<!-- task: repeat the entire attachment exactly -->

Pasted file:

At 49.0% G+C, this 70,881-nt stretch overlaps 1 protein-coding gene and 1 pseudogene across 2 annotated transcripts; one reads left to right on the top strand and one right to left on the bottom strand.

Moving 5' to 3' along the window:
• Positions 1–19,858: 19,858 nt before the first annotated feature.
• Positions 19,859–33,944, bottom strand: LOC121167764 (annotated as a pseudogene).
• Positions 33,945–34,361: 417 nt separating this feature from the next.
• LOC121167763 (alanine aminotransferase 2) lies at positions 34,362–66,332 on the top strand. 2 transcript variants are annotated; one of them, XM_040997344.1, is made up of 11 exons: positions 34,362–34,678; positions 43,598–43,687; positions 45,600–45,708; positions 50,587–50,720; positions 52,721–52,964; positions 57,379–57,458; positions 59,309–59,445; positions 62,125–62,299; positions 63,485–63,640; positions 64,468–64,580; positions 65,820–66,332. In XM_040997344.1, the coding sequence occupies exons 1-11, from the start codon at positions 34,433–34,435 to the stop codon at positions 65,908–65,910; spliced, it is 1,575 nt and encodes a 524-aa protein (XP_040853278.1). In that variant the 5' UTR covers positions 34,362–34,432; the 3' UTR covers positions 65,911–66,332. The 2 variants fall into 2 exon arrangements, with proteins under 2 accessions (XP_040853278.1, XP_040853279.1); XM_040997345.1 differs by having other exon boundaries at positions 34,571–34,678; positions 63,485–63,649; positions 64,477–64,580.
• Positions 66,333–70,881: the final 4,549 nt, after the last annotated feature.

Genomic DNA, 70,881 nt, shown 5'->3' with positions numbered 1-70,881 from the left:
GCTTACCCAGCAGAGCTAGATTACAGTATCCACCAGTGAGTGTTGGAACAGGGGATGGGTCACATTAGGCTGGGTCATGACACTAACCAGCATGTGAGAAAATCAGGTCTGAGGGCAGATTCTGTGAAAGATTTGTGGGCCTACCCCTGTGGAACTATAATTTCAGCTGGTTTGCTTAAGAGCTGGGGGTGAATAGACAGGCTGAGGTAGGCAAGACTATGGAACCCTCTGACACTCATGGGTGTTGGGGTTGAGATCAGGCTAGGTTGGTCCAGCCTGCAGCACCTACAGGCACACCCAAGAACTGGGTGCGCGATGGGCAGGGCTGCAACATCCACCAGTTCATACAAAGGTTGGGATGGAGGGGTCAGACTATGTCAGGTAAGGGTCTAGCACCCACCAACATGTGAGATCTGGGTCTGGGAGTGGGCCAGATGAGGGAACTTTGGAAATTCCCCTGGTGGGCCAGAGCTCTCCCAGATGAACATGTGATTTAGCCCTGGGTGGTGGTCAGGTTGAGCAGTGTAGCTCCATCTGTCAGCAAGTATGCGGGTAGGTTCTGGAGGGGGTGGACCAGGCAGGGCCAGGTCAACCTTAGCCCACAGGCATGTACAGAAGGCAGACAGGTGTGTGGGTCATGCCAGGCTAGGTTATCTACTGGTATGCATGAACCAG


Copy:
At 49.0% G+C, this 70,881-nt stretch overlaps 1 protein-coding gene and 1 pseudogene across 2 annotated transcripts; one reads left to right on the top strand and one right to left on the bottom strand.

Moving 5' to 3' along the window:
• Positions 1–19,858: 19,858 nt before the first annotated feature.
• Positions 19,859–33,944, bottom strand: LOC121167764 (annotated as a pseudogene).
• Positions 33,945–34,361: 417 nt separating this feature from the next.
• LOC121167763 (alanine aminotransferase 2) lies at positions 34,362–66,332 on the top strand. 2 transcript variants are annotated; one of them, XM_040997344.1, is made up of 11 exons: positions 34,362–34,678; positions 43,598–43,687; positions 45,600–45,708; positions 50,587–50,720; positions 52,721–52,964; positions 57,379–57,458; positions 59,309–59,445; positions 62,125–62,299; positions 63,485–63,640; positions 64,468–64,580; positions 65,820–66,332. In XM_040997344.1, the coding sequence occupies exons 1-11, from the start codon at positions 34,433–34,435 to the stop codon at positions 65,908–65,910; spliced, it is 1,575 nt and encodes a 524-aa protein (XP_040853278.1). In that variant the 5' UTR covers positions 34,362–34,432; the 3' UTR covers positions 65,911–66,332. The 2 variants fall into 2 exon arrangements, with proteins under 2 accessions (XP_040853278.1, XP_040853279.1); XM_040997345.1 differs by having other exon boundaries at positions 34,571–34,678; positions 63,485–63,649; positions 64,477–64,580.
• Positions 66,333–70,881: the final 4,549 nt, after the last annotated feature.

Genomic DNA, 70,881 nt, shown 5'->3' with positions numbered 1-70,881 from the left:
GCTTACCCAGCAGAGCTAGATTACAGTATCCACCAGTGAGTGTTGGAACAGGGGATGGGTCACATTAGGCTGGGTCATGACACTAACCAGCATGTGAGAAAATCAGGTCTGAGGGCAGATTCTGTGAAAGATTTGTGGGCCTACCCCTGTGGAACTATAATTTCAGCTGGTTTGCTTAAGAGCTGGGGGTGAATAGACAGGCTGAGGTAGGCAAGACTATGGAACCCTCTGACACTCATGGGTGTTGGGGTTGAGATCAGGCTAGGTTGGTCCAGCCTGCAGCACCTACAGGCACACCCAAGAACTGGGTGCGCGATGGGCAGGGCTGCAACATCCACCAGTTCATACAAAGGTTGGGATGGAGGGGTCAGACTATGTCAGGTAAGGGTCTAGCACCCACCAACATGTGAGATCTGGGTCTGGGAGTGGGCCAGATGAGGGAACTTTGGAAATTCCCCTGGTGGGCCAGAGCTCTCCCAGATGAACATGTGATTTAGCCCTGGGTGGTGGTCAGGTTGAGCAGTGTAGCTCCATCTGTCAGCAAGTATGCGGGTAGGTTCTGGAGGGGGTGGACCAGGCAGGGCCAGGTCAACCTTAGCCCACAGGCATGTACAGAAGGCAGACAGGTGTGTGGGTCATGCCAGGCTAGGTTATCTACTGGTATGCATGAACCAG